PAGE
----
January 4, 2023. The little things that get big results, slowly but surely.
If you want to prevent weight gain, it seems you just have to knock off 100 calories per day. That’s a brisk 15-minute walk. Or a can of Coke. Do either or both of those little daily things to prevent putting on a couple of pounds a year, which is how most of us gain weight over time. For a decade. Or two. Or three. A couple of pounds a year for 30 years: plus 60 pounds from age 20 to age 50? Yikes.
All calories are not created equal. Pay attention to the kind of calories you eat. You want more of the low glycemic kind (whole grains, fruits, vegetables, dairy, meat, fish) and fewer of the high glycemic ones (highly refined flour and sugar in mass-produced snacks and sodas). This doesn’t mean you should cut out all carbs. Just lower your daily Glycemic Load. Want to eat pasta? Fine, just don’t cook it too long.
4 amazing little things: Al dente pasta – pasta cooked just long enough to be tender, not crunchy – has an unusually low glycemic index. Cook your pasta too long – to that soft, flaccid state – and its glycemic index actually increases about thirty percent. Serve it with super-low glycemic broccoli. Don’t overcook that, either. Steam it for just three or four minutes to maximize its cancer-fighting benefits.
And toss it with some good olive oil. It’s not just fragrant and delicious. It makes a big contribution to the feeling of satisfaction you get from this meal. And it’s what you need to get the actual nutritional value of the fat-soluble nutrients in your broccoli.
Use the olive oil and some lemon to dress your potato salad. Get this: Chill your potato salad in the fridge for at least an hour. This “high carb” vegetable dish turns into a Low Glycemic Load dish. A Better Carb potato salad. Because the refrigeration and the acidity of the lemon in the dressing combine to give Perfect Potato Salad a much lower Glycemic index than potatoes served hot from the oven or stovetop. The cold storage increases the potatoes’ resistant starch content by more than a third. And the acid in the dressing slows down “stomach emptying”. The result: longer, slower digestion. Slower release of glucose into the bloodstream. No sugar spike. Just a huge blast of flavor from a very satisfying, creamy potato salad.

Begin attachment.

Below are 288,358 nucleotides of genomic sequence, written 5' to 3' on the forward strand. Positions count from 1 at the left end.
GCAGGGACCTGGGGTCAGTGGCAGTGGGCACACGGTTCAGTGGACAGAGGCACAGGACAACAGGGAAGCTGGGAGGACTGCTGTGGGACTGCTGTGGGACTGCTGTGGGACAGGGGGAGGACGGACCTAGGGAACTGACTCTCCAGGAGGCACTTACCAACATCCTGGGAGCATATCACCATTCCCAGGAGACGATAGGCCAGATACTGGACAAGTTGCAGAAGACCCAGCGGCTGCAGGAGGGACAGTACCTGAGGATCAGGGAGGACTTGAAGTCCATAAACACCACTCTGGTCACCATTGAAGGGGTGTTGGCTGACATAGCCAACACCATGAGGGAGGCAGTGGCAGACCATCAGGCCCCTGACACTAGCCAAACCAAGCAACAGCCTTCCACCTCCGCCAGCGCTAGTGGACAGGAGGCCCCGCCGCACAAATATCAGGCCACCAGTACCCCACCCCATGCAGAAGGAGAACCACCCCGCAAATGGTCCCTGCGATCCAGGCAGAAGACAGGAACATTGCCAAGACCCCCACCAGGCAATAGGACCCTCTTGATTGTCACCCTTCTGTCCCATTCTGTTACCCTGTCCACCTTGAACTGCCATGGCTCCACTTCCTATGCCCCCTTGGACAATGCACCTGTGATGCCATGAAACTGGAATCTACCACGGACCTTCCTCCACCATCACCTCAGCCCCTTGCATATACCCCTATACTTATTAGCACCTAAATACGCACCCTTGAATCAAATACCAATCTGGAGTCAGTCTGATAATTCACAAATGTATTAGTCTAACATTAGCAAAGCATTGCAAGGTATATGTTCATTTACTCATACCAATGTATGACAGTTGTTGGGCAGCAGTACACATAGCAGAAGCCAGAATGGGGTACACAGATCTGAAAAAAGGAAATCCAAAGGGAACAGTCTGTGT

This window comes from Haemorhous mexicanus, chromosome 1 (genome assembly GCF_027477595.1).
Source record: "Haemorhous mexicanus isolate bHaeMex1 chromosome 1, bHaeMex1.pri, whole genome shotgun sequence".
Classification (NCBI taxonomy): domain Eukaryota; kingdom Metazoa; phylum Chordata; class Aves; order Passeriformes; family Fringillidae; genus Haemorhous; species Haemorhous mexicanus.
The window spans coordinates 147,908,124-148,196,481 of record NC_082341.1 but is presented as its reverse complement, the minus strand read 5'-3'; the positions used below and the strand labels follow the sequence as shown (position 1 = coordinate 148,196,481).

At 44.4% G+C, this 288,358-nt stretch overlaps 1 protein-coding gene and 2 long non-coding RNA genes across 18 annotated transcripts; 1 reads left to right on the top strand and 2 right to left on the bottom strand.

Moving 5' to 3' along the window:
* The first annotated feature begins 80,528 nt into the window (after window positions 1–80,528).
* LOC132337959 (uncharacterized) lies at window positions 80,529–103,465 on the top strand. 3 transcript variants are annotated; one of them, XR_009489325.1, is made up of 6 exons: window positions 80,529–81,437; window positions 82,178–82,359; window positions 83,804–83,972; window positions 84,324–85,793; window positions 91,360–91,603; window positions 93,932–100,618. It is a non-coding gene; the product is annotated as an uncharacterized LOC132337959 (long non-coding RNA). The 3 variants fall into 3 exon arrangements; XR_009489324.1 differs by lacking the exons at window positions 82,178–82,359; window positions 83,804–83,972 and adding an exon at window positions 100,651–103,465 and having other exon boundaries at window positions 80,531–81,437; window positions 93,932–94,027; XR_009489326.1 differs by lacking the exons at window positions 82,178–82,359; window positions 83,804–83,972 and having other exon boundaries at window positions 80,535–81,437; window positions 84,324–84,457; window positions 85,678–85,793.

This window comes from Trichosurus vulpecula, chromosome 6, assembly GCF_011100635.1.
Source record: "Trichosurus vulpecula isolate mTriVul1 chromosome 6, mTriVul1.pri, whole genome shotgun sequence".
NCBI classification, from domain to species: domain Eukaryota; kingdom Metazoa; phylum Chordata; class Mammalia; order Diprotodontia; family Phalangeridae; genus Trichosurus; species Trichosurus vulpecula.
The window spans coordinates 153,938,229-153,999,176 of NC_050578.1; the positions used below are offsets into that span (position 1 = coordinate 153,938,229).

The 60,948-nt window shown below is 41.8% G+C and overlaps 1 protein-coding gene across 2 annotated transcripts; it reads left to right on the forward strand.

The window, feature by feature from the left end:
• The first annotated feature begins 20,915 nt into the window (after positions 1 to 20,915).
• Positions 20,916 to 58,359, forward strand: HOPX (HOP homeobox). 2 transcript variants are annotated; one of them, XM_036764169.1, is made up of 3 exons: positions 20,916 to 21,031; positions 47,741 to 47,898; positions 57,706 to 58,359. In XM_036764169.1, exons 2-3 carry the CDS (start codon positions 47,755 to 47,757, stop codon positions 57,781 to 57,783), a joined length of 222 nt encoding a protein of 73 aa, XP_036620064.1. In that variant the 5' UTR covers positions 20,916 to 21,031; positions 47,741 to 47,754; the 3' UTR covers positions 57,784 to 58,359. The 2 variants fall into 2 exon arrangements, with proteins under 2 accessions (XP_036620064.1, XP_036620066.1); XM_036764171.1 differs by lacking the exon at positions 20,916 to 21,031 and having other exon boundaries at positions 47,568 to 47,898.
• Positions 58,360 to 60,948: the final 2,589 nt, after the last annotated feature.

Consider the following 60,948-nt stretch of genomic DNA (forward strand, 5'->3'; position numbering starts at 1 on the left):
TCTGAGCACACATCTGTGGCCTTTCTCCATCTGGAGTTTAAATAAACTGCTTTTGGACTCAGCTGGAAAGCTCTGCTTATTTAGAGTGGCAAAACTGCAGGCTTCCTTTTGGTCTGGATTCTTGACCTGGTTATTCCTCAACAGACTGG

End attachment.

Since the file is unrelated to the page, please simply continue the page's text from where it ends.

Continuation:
Walk this Way. When you’re out walking to burn your good, low glycemic calories, keep your pace above 2.5 miles per hour. If you walk faster, the benefits are significantly greater. This report, “The Relationship of Walking Intensity to Total and Cause-Specific Mortality”, concludes: “The risk for mortality: 1) decreases in association with walking intensity, and 2) increases substantially in association for walking pace > 24-minute mile …“. How much faster? Doesn’t seem to matter much. The study subjects who walked a moderately brisk 3 mph, a very brisk 3.75 mph and a race-walking 4.5 mph all benefitted similarly in terms of reduction in risk for premature death, cardiovascular disease, diabetes and dementia. Compared to the slower-walking group, their “all causes” risk was 44% lower. And much lower for dementia.
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